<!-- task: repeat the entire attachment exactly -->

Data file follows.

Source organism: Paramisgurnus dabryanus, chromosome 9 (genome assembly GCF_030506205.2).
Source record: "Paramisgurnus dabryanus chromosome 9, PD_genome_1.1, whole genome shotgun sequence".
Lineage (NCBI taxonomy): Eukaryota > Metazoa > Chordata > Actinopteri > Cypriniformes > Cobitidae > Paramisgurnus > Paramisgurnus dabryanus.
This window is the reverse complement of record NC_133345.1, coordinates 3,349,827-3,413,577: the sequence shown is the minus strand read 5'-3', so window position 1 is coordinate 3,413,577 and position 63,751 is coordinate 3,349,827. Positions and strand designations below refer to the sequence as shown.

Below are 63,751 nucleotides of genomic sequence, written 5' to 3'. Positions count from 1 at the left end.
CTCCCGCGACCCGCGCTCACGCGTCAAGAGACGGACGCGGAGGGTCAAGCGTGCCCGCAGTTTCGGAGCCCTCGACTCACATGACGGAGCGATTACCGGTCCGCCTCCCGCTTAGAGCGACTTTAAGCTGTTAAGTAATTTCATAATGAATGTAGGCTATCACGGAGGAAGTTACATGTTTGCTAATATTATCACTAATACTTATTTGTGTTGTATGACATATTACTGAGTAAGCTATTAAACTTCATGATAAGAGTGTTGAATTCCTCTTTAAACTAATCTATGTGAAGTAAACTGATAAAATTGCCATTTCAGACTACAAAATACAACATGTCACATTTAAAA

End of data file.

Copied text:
Source organism: Paramisgurnus dabryanus, chromosome 9 (genome assembly GCF_030506205.2).
Source record: "Paramisgurnus dabryanus chromosome 9, PD_genome_1.1, whole genome shotgun sequence".
Lineage (NCBI taxonomy): Eukaryota > Metazoa > Chordata > Actinopteri > Cypriniformes > Cobitidae > Paramisgurnus > Paramisgurnus dabryanus.
This window is the reverse complement of record NC_133345.1, coordinates 3,349,827-3,413,577: the sequence shown is the minus strand read 5'-3', so window position 1 is coordinate 3,413,577 and position 63,751 is coordinate 3,349,827. Positions and strand designations below refer to the sequence as shown.

Below are 63,751 nucleotides of genomic sequence, written 5' to 3'. Positions count from 1 at the left end.
CTCCCGCGACCCGCGCTCACGCGTCAAGAGACGGACGCGGAGGGTCAAGCGTGCCCGCAGTTTCGGAGCCCTCGACTCACATGACGGAGCGATTACCGGTCCGCCTCCCGCTTAGAGCGACTTTAAGCTGTTAAGTAATTTCATAATGAATGTAGGCTATCACGGAGGAAGTTACATGTTTGCTAATATTATCACTAATACTTATTTGTGTTGTATGACATATTACTGAGTAAGCTATTAAACTTCATGATAAGAGTGTTGAATTCCTCTTTAAACTAATCTATGTGAAGTAAACTGATAAAATTGCCATTTCAGACTACAAAATACAACATGTCACATTTAAAA